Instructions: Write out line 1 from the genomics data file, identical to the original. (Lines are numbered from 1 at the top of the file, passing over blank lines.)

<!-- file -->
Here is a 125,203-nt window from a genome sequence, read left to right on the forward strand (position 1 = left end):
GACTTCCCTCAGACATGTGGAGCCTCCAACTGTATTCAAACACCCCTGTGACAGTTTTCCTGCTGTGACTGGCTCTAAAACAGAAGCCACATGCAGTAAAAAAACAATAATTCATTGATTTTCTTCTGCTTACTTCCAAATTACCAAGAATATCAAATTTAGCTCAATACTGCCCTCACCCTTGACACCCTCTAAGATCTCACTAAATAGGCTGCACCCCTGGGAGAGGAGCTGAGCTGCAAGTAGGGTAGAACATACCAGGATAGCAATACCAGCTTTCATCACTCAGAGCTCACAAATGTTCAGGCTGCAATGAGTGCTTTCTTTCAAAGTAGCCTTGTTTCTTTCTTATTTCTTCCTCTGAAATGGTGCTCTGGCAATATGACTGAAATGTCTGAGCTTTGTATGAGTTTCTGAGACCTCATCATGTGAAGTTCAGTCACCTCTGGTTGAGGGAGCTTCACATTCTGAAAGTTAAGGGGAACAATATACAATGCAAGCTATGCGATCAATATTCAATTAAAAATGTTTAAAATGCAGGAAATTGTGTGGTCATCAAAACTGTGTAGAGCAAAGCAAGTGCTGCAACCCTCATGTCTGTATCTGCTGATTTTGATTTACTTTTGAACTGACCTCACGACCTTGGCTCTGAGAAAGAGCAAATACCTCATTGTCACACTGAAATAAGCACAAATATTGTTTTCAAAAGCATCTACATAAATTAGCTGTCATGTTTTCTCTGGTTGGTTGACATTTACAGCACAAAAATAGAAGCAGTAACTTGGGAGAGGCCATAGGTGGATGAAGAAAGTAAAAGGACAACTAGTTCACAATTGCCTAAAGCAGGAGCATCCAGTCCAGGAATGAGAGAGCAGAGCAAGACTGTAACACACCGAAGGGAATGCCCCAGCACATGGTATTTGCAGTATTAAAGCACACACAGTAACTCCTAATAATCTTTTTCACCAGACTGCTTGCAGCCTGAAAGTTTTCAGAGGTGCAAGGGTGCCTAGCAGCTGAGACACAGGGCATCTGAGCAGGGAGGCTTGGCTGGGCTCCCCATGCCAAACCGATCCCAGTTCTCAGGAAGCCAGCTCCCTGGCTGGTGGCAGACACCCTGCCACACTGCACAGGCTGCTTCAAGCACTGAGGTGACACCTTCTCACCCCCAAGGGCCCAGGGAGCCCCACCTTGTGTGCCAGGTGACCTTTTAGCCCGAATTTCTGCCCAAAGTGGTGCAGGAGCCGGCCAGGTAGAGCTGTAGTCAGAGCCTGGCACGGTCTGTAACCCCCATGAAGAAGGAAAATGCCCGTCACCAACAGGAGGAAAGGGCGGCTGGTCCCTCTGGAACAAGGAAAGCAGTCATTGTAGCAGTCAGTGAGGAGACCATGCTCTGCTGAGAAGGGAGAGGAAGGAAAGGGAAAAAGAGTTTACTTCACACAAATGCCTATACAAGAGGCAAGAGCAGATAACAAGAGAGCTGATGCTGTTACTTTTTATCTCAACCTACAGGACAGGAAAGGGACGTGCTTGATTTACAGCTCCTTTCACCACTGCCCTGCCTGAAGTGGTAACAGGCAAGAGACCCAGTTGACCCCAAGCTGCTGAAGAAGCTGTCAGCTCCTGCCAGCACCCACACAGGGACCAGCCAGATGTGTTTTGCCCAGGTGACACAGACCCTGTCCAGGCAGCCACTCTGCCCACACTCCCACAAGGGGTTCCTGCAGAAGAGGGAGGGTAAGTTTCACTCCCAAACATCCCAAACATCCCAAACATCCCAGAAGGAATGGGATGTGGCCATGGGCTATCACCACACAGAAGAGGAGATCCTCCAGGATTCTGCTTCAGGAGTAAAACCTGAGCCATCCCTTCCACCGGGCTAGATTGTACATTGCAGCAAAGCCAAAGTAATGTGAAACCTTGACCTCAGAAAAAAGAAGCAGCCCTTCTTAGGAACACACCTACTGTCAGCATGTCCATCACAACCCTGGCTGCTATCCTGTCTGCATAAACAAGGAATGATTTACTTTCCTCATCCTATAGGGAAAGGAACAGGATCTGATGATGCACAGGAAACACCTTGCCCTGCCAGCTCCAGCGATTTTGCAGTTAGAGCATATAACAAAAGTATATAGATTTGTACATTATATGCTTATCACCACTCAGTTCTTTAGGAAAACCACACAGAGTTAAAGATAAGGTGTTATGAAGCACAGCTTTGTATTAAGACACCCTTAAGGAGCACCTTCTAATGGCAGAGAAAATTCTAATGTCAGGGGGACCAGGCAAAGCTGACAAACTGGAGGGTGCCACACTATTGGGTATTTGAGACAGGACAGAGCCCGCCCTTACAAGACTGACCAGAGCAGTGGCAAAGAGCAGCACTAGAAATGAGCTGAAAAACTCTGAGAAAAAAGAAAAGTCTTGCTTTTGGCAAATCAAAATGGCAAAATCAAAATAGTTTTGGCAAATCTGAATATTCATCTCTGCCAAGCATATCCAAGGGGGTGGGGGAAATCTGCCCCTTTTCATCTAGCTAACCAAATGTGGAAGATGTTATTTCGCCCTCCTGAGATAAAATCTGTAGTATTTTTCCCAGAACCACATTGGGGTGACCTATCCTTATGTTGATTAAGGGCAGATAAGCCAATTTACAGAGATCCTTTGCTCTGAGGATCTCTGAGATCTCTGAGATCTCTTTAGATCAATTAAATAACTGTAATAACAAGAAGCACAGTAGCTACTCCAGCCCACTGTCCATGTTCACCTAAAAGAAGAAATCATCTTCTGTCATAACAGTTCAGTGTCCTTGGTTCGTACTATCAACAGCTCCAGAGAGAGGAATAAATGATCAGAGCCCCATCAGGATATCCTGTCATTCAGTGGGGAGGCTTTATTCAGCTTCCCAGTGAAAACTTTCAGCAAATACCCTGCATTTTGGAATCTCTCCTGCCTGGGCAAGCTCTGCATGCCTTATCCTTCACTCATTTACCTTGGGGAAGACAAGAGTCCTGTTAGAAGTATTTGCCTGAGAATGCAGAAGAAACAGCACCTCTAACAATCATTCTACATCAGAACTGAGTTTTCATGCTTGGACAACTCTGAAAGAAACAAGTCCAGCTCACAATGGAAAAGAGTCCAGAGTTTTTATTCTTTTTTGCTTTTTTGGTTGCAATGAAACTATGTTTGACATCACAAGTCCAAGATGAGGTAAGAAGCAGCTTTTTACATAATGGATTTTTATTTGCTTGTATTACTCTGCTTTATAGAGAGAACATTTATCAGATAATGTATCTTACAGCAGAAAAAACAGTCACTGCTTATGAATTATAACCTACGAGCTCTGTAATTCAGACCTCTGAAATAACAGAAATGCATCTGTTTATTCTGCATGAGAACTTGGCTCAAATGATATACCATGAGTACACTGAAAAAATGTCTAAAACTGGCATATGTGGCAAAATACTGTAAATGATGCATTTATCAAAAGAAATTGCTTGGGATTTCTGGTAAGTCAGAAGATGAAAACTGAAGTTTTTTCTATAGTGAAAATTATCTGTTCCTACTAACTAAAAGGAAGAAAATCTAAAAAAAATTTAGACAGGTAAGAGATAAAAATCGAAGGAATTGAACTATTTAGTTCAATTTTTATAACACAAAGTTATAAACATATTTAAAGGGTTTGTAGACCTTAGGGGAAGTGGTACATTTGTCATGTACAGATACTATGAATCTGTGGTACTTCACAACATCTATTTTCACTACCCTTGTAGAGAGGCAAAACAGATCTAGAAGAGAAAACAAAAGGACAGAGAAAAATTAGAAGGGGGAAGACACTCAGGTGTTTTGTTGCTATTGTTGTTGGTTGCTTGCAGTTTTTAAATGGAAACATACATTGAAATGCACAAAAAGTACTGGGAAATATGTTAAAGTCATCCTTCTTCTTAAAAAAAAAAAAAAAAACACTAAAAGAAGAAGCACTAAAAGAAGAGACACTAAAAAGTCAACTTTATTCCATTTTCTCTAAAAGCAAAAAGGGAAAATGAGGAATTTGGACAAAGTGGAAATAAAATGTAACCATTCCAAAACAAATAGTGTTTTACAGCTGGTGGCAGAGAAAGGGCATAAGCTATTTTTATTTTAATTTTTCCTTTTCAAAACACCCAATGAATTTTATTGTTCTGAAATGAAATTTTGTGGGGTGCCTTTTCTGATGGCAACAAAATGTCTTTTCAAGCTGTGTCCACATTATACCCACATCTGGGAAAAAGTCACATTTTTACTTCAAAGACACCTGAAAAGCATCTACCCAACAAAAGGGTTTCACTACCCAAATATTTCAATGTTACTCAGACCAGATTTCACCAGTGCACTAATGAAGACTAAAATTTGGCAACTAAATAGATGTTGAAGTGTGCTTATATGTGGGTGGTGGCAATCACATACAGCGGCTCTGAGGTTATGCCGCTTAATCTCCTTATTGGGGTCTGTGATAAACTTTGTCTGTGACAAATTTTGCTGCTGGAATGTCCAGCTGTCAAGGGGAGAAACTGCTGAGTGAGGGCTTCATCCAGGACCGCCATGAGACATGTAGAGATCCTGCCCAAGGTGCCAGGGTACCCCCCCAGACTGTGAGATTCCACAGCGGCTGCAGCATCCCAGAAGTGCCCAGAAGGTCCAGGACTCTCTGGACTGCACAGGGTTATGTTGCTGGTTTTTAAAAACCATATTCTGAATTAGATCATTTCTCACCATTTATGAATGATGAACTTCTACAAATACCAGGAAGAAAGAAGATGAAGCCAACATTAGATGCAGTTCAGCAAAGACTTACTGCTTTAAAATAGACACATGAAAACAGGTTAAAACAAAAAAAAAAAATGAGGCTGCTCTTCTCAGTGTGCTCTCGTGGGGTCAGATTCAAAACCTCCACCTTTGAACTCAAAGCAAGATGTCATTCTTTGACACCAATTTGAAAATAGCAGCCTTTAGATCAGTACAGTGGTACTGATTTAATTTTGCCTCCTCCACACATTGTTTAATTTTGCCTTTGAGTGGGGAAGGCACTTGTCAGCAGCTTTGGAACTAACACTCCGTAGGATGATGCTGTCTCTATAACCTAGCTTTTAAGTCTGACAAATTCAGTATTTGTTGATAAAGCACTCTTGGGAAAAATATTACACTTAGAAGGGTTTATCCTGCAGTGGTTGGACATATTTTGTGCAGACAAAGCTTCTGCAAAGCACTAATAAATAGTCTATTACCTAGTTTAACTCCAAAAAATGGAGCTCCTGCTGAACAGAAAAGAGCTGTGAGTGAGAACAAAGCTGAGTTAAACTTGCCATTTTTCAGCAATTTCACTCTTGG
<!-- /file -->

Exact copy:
Here is a 125,203-nt window from a genome sequence, read left to right on the forward strand (position 1 = left end):